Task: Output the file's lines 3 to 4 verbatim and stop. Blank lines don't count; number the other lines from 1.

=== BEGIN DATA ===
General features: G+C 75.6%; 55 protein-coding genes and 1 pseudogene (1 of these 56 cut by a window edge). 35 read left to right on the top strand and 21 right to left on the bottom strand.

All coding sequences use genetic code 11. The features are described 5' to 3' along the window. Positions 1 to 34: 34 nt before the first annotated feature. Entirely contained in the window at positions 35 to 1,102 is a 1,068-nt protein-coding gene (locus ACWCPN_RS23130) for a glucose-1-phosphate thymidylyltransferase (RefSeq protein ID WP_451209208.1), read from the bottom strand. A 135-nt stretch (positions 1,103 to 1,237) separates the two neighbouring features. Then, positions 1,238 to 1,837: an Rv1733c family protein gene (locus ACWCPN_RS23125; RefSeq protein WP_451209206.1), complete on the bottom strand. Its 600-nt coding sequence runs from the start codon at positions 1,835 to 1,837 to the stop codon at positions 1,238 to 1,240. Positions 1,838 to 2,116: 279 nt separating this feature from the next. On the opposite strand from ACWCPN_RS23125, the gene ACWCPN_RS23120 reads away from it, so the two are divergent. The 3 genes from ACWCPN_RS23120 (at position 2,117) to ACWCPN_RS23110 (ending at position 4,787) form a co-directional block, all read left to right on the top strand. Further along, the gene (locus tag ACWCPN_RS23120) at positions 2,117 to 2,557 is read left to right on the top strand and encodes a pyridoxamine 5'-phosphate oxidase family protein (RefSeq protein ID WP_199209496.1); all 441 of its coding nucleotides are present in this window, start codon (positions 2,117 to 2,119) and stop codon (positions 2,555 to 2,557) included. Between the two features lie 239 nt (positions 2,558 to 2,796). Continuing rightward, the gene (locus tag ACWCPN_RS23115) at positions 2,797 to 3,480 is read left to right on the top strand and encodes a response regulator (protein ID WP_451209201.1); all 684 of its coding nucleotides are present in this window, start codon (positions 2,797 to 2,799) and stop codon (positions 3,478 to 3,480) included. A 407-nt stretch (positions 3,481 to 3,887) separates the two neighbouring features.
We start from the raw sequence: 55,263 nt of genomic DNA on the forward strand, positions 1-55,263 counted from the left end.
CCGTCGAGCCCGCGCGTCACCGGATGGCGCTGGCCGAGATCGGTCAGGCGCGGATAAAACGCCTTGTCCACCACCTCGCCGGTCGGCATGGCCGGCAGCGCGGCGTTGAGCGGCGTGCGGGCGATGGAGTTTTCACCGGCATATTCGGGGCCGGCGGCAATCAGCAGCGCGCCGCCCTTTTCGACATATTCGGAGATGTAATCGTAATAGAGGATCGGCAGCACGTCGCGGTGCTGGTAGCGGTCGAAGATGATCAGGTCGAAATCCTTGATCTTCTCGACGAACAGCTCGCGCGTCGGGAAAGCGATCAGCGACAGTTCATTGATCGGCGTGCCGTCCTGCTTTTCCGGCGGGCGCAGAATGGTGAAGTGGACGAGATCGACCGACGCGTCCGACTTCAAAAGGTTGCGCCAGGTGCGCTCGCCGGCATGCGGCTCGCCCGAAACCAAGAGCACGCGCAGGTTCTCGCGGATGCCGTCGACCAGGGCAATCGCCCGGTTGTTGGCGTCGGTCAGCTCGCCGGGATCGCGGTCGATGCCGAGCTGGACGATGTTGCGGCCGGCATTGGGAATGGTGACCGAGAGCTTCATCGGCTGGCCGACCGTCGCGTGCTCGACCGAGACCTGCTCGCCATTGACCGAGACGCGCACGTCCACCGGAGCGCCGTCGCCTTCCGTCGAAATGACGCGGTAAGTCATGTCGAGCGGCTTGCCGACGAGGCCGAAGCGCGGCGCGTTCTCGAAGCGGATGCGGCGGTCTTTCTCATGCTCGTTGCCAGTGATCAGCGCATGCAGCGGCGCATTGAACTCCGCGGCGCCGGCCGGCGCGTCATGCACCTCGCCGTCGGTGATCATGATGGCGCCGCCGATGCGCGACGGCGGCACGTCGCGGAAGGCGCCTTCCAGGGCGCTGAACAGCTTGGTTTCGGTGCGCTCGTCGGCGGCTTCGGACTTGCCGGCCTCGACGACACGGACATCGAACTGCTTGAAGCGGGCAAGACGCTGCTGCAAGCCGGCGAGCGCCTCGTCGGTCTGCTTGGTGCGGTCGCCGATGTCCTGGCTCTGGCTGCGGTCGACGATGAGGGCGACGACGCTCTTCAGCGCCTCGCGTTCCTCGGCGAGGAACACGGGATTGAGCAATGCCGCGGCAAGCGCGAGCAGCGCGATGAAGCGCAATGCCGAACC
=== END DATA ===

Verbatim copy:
We start from the raw sequence: 55,263 nt of genomic DNA on the forward strand, positions 1-55,263 counted from the left end.
CCGTCGAGCCCGCGCGTCACCGGATGGCGCTGGCCGAGATCGGTCAGGCGCGGATAAAACGCCTTGTCCACCACCTCGCCGGTCGGCATGGCCGGCAGCGCGGCGTTGAGCGGCGTGCGGGCGATGGAGTTTTCACCGGCATATTCGGGGCCGGCGGCAATCAGCAGCGCGCCGCCCTTTTCGACATATTCGGAGATGTAATCGTAATAGAGGATCGGCAGCACGTCGCGGTGCTGGTAGCGGTCGAAGATGATCAGGTCGAAATCCTTGATCTTCTCGACGAACAGCTCGCGCGTCGGGAAAGCGATCAGCGACAGTTCATTGATCGGCGTGCCGTCCTGCTTTTCCGGCGGGCGCAGAATGGTGAAGTGGACGAGATCGACCGACGCGTCCGACTTCAAAAGGTTGCGCCAGGTGCGCTCGCCGGCATGCGGCTCGCCCGAAACCAAGAGCACGCGCAGGTTCTCGCGGATGCCGTCGACCAGGGCAATCGCCCGGTTGTTGGCGTCGGTCAGCTCGCCGGGATCGCGGTCGATGCCGAGCTGGACGATGTTGCGGCCGGCATTGGGAATGGTGACCGAGAGCTTCATCGGCTGGCCGACCGTCGCGTGCTCGACCGAGACCTGCTCGCCATTGACCGAGACGCGCACGTCCACCGGAGCGCCGTCGCCTTCCGTCGAAATGACGCGGTAAGTCATGTCGAGCGGCTTGCCGACGAGGCCGAAGCGCGGCGCGTTCTCGAAGCGGATGCGGCGGTCTTTCTCATGCTCGTTGCCAGTGATCAGCGCATGCAGCGGCGCATTGAACTCCGCGGCGCCGGCCGGCGCGTCATGCACCTCGCCGTCGGTGATCATGATGGCGCCGCCGATGCGCGACGGCGGCACGTCGCGGAAGGCGCCTTCCAGGGCGCTGAACAGCTTGGTTTCGGTGCGCTCGTCGGCGGCTTCGGACTTGCCGGCCTCGACGACACGGACATCGAACTGCTTGAAGCGGGCAAGACGCTGCTGCAAGCCGGCGAGCGCCTCGTCGGTCTGCTTGGTGCGGTCGCCGATGTCCTGGCTCTGGCTGCGGTCGACGATGAGGGCGACGACGCTCTTCAGCGCCTCGCGTTCCTCGGCGAGGAACACGGGATTGAGCAATGCCGCGGCAAGCGCGAGCAGCGCGATGAAGCGCAATGCCGAACC